Biology is a natural science concerned with the study of life and living organisms, including their structure, function, growth, evolution, distribution, identification and taxonomy. Modern biology is a vast and eclectic field, composed of many branches and subdisciplines.[clarification needed] However, despite the broad scope of biology, there are certain general and unifying concepts within it that govern all study and research, consolidating it into single, coherent field. In general, biology recognizes the cell as the basic unit of life, genes as the basic unit of heredity, and evolution as the engine that propels the synthesis and creation of new species. It is also understood today that all the organisms survive by consuming and transforming energy and by regulating their internal environment to maintain a stable and vital condition known as homeostasis.
Sub-disciplines of biology are defined by the scale at which organisms are studied, the kinds of organisms studied, and the methods used to study them: biochemistry examines the rudimentary chemistry of life; molecular biology studies the complex interactions among biological molecules; botany studies the biology of plants; cellular biology examines the basic building-block of all life, the cell; physiology examines the physical and chemical functions of tissues, organs, and organ systems of an organism; evolutionary biology examines the processes that produced the diversity of life; and ecology examines how organisms interact in their environment.
Although modern biology is a relatively recent development, sciences related to and included within it have been studied since ancient times. Natural philosophy was studied as early as the ancient civilizations of Mesopotamia, Egypt, the Indian subcontinent, and China. However, the origins of modern biology and its approach to the study of nature are most often traced back to ancient Greece. While the formal study of medicine dates back to Hippocrates (ca. 460 BC вЂ“ ca. 370 BC), it was Aristotle (384 BC вЂ“ 322 BC) who contributed most extensively to the development of biology. Especially important are his History of Animals and other works where he showed naturalist leanings, and later more empirical works that focused on biological causation and the diversity of life. Aristotle's successor at the Lyceum, Theophrastus, wrote a series of books on botany that survived as the most important contribution of antiquity to the plant sciences, even into the Middle Ages.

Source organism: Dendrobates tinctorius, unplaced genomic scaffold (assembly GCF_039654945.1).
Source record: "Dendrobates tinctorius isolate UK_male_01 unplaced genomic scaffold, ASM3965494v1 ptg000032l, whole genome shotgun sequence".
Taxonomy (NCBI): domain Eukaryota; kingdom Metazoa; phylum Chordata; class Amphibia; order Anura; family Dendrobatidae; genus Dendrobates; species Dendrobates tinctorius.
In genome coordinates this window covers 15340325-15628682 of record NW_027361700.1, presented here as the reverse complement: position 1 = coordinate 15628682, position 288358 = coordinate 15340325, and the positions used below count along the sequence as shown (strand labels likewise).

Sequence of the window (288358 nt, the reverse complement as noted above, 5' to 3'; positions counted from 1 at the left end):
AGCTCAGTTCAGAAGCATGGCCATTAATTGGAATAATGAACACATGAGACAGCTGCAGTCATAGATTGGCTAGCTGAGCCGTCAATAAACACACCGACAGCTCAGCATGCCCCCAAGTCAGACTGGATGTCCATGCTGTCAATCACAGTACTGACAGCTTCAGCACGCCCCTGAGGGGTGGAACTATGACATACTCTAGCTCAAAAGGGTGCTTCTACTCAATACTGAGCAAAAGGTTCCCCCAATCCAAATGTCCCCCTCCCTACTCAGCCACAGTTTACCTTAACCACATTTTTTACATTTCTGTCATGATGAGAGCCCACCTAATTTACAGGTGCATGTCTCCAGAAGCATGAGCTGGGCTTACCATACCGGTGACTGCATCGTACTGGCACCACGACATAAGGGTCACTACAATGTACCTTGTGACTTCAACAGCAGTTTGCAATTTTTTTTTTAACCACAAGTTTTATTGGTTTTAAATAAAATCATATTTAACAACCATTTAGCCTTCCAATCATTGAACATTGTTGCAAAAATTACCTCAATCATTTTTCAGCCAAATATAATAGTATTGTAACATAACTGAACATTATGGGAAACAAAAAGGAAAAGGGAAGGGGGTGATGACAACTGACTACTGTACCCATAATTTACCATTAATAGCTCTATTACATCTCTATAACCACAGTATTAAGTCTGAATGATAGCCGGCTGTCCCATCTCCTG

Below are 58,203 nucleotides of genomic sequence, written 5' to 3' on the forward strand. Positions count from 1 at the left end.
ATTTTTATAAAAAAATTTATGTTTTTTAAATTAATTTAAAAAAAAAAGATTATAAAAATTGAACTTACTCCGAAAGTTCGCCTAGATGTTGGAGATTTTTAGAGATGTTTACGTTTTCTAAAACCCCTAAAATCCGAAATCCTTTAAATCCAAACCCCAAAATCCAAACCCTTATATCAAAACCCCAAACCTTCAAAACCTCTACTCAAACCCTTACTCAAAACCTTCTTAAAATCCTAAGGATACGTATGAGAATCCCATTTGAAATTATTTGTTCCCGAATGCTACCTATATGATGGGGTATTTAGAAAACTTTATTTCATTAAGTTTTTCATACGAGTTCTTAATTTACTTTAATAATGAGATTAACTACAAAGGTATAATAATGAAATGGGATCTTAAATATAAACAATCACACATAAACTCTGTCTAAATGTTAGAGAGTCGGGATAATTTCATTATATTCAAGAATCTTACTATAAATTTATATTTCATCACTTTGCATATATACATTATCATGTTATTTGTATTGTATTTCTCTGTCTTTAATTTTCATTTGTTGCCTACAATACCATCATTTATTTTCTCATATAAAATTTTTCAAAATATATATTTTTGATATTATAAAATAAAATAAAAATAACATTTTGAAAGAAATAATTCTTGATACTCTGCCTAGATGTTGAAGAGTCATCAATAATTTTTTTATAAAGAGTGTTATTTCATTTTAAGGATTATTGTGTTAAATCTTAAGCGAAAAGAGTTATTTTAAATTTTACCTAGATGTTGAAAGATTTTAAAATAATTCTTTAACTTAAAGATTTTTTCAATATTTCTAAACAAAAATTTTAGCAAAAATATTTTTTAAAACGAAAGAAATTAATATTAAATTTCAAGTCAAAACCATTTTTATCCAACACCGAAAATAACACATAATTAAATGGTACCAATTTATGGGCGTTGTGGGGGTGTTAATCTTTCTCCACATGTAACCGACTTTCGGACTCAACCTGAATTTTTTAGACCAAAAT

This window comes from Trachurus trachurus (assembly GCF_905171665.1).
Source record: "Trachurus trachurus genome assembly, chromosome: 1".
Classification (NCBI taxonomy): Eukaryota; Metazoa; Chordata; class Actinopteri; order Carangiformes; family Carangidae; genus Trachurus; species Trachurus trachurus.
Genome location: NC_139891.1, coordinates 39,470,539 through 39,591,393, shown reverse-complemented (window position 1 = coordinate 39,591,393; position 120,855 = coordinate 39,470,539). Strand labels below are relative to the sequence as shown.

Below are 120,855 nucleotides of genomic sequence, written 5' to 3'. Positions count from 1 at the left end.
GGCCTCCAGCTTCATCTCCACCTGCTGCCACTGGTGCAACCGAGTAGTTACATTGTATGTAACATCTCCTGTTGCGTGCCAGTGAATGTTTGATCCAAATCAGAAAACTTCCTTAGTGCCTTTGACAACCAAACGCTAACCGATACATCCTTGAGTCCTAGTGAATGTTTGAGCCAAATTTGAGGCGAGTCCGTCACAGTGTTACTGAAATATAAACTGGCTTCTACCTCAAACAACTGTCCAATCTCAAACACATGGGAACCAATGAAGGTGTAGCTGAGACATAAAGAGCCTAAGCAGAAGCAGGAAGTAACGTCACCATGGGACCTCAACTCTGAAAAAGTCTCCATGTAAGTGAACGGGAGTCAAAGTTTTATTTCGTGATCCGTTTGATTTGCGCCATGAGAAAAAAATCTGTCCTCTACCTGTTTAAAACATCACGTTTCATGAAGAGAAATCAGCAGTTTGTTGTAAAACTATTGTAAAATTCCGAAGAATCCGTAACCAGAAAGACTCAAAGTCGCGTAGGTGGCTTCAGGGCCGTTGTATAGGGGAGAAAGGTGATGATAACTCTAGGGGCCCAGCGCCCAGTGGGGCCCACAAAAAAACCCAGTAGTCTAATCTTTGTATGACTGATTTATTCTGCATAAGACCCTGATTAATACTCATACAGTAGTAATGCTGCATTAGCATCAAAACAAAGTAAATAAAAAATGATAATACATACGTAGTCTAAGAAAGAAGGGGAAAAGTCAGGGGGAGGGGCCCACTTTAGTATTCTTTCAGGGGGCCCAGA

Cell theory states that the cell is the fundamental unit of life, and that all living things are composed of one or more cells and possibly the secreted products of those cells (e.g. shells, hairs and nails, extracellular matrix, etc.). All cells arise from other cells through cell division. In multicellular organisms, every cell in the organism's body derives ultimately from a single cell in a fertilized egg. The cell is also considered to be the basic unit in many pathological processes. In addition, the phenomenon of energy flow occurs in cells in processes that are part of the function known as metabolism. Finally, cells contain hereditary information (DNA), which is passed from cell to cell during cell division. Current research on the origin of life basically amount to finding the origin of the first cells.
Genes are the primary units of inheritance in all organisms. A gene is a unit of heredity and corresponds to a region of DNA that influences the form or function of an organism in specific ways. All organisms, from bacteria to animals, share the same basic machinery that copies and translates DNA into proteins. Cells transcribe a DNA gene into an RNA version of the gene, and a ribosome then translates the RNA into a protein, a sequence of amino acids. The translation code from RNA codon to amino acid is the same for most organisms, but slightly different for some. For example, a sequence of DNA that codes for insulin in humans also codes for insulin when inserted into other organisms, such as plants.
Molecular biology is the study of biology at a molecular level. This field overlaps with other areas of biology, particularly with genetics and biochemistry. Molecular biology chiefly concerns itself with understanding the interactions between the various systems of a cell, including the interrelationship of DNA, RNA, and protein synthesis and learning how these interactions are regulated.
Cell biology studies the structural and physiological properties of cells, including their behaviors, interactions, and environment. This is done on both the microscopic and molecular levels, for unicellular organisms such as bacteria, as well as the specialized cells in multicellular organisms such as humans. Understanding the structure and function of cells is fundamental to all of the biological sciences. The similarities and differences between cell types are particularly relevant to molecular biology.
Ecological systems are studied at several different levels, from individuals and populations to ecosystems and the biosphere. The term population biology is often used interchangeably with population ecology, although population biology is more frequently used when studying diseases, viruses, and microbes, while population ecology is more commonly used when studying plants and animals. Ecology draws on many subdisciplines.